Following in his father's footsteps, Forrest Mozart filed a lawsuit against Palo Alto earlier this month, claiming that the city's affordable-housing program is illegal and amounts to a "special tax" against developers.
Mozart filed his lawsuit just four months after his father, John Mozart, filed a similar suit, arguing that the city is unfairly forcing him to devote 10 percent of his 96-unit "Sterling Park" development on West Bayshore Road to below-market-rate housing.
David Lanferman, the attorney representing both Mozarts, could not be reached for comment Friday.
The younger Mozart's suit pertains to a much smaller project: a 6-condominium "West Meadow Oaks" project on West Meadow Drive. But the argument is the same. Both suits challenge the city's practice of requiring developers to either devote a portion of their projects to below-market-rate (BMR) housing or to pay the city an "in lieu" fee to build affordable housing elsewhere.
The city approved West Meadow Oaks in 2008 with the understanding that the developer would comply with the BMR terms and pay an in-lieu fee. The fee would be 7.5 percent of the project's sales price, which is expected to total hundreds of thousands of dollars.
Though the applicant agreed to the terms, he argues in the lawsuit that he executed the documents "under duress and compulsion." Forrest Mozart's lawsuit also claims that the city "improperly, and without legal or evidentiary justification, arbitrarily set its requirement for payment of the disputed 'BMR in lieu fee,'" -- the same argument his father made when he filed his lawsuit in October.
Forrest Mozart's lawsuit likens the fees to a "special tax" and "an arbitrary and unjustified development exaction." It also claims that that the city's practice of demanding that a fixed percentage of homes in a development be below-market-rate houses "unlawfully required the project to bear costs and burdens necessary for the city to cure its existing perceived deficiencies of 'affordable housing' in the community."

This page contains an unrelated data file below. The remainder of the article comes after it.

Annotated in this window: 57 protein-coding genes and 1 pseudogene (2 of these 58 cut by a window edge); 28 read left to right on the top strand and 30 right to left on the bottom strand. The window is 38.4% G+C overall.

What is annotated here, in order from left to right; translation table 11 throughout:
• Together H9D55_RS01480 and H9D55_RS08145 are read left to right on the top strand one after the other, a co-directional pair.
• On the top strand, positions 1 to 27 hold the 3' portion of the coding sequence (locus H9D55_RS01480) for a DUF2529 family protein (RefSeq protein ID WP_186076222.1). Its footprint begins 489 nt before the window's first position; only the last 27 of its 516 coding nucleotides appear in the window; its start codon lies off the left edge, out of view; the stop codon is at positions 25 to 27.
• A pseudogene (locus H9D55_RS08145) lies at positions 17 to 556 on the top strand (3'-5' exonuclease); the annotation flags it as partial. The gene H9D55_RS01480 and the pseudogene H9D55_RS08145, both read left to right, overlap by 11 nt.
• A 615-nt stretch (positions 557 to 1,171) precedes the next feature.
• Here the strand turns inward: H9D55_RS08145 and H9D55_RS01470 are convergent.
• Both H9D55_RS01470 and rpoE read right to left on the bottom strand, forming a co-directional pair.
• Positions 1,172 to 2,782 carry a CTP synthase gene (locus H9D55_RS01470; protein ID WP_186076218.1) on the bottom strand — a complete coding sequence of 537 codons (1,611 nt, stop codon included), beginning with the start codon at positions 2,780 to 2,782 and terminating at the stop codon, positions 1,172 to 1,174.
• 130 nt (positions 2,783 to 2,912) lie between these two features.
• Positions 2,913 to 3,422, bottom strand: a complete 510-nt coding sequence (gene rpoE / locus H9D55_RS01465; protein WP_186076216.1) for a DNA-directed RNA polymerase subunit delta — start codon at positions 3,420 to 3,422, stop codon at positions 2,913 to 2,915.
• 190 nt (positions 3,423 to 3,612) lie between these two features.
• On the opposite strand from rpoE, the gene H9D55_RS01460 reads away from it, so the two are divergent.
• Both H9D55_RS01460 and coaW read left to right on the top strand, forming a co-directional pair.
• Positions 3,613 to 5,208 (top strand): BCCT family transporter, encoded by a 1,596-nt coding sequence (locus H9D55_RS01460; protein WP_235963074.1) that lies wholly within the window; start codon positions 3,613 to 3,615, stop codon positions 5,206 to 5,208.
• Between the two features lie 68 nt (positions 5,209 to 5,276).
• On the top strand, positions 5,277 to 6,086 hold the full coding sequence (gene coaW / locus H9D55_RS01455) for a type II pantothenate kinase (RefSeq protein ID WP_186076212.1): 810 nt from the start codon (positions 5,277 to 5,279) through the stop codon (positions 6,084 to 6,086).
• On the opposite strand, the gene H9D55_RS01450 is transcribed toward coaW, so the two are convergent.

Donald Larkin, Palo Alto's assistant city attorney, said the city is planning to go to mediation to resolve the lawsuit with John Mozart. He said the two lawsuits appear to be very similar in that they go beyond the specific projects and challenge the city's entire below-market-rate ordinance.
"It seems to be a pretty broad-based facial attack on the validity of the ordinance," Larkin said.
The ordinance, which the city adopted in 1974, has been producing 7.5 units of below-market-rate housing a year. In a response to John Mozart's suit, attorney Scott Pinsky wrote that "local affordable housing ordinances are well-established as a constitutional means of addressing both prior exclusivity in housing practices and existing market shortages of affordable housing."
Larkin said the city believes the ordinance is "valid and enforceable." He also said the city is willing to consider any offer the developers make.